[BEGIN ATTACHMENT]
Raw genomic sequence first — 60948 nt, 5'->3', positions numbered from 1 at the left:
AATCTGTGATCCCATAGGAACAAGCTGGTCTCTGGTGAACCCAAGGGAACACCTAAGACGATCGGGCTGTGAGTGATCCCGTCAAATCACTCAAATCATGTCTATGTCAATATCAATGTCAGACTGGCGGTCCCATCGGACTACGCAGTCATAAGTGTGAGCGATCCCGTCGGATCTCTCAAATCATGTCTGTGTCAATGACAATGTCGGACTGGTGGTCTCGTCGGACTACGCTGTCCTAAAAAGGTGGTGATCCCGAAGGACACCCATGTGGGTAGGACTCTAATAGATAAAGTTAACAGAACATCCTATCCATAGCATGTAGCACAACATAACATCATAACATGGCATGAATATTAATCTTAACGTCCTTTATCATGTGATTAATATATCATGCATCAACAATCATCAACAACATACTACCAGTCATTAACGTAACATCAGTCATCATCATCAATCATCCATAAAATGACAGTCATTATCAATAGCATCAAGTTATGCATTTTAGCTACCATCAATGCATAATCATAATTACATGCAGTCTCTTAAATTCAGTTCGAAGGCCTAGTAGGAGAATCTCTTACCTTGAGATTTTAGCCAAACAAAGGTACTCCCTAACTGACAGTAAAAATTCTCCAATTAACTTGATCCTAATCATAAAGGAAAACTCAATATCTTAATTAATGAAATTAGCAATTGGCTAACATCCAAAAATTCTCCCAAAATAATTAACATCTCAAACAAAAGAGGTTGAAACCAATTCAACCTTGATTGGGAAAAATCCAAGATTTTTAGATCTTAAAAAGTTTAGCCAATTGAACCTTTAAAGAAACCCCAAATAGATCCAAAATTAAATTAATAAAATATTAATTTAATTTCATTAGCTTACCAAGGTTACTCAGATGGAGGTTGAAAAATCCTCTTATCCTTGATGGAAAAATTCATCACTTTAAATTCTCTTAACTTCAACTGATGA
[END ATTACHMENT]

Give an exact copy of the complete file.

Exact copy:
Raw genomic sequence first — 60948 nt, 5'->3', positions numbered from 1 at the left:
AATCTGTGATCCCATAGGAACAAGCTGGTCTCTGGTGAACCCAAGGGAACACCTAAGACGATCGGGCTGTGAGTGATCCCGTCAAATCACTCAAATCATGTCTATGTCAATATCAATGTCAGACTGGCGGTCCCATCGGACTACGCAGTCATAAGTGTGAGCGATCCCGTCGGATCTCTCAAATCATGTCTGTGTCAATGACAATGTCGGACTGGTGGTCTCGTCGGACTACGCTGTCCTAAAAAGGTGGTGATCCCGAAGGACACCCATGTGGGTAGGACTCTAATAGATAAAGTTAACAGAACATCCTATCCATAGCATGTAGCACAACATAACATCATAACATGGCATGAATATTAATCTTAACGTCCTTTATCATGTGATTAATATATCATGCATCAACAATCATCAACAACATACTACCAGTCATTAACGTAACATCAGTCATCATCATCAATCATCCATAAAATGACAGTCATTATCAATAGCATCAAGTTATGCATTTTAGCTACCATCAATGCATAATCATAATTACATGCAGTCTCTTAAATTCAGTTCGAAGGCCTAGTAGGAGAATCTCTTACCTTGAGATTTTAGCCAAACAAAGGTACTCCCTAACTGACAGTAAAAATTCTCCAATTAACTTGATCCTAATCATAAAGGAAAACTCAATATCTTAATTAATGAAATTAGCAATTGGCTAACATCCAAAAATTCTCCCAAAATAATTAACATCTCAAACAAAAGAGGTTGAAACCAATTCAACCTTGATTGGGAAAAATCCAAGATTTTTAGATCTTAAAAAGTTTAGCCAATTGAACCTTTAAAGAAACCCCAAATAGATCCAAAATTAAATTAATAAAATATTAATTTAATTTCATTAGCTTACCAAGGTTACTCAGATGGAGGTTGAAAAATCCTCTTATCCTTGATGGAAAAATTCATCACTTTAAATTCTCTTAACTTCAACTGATGA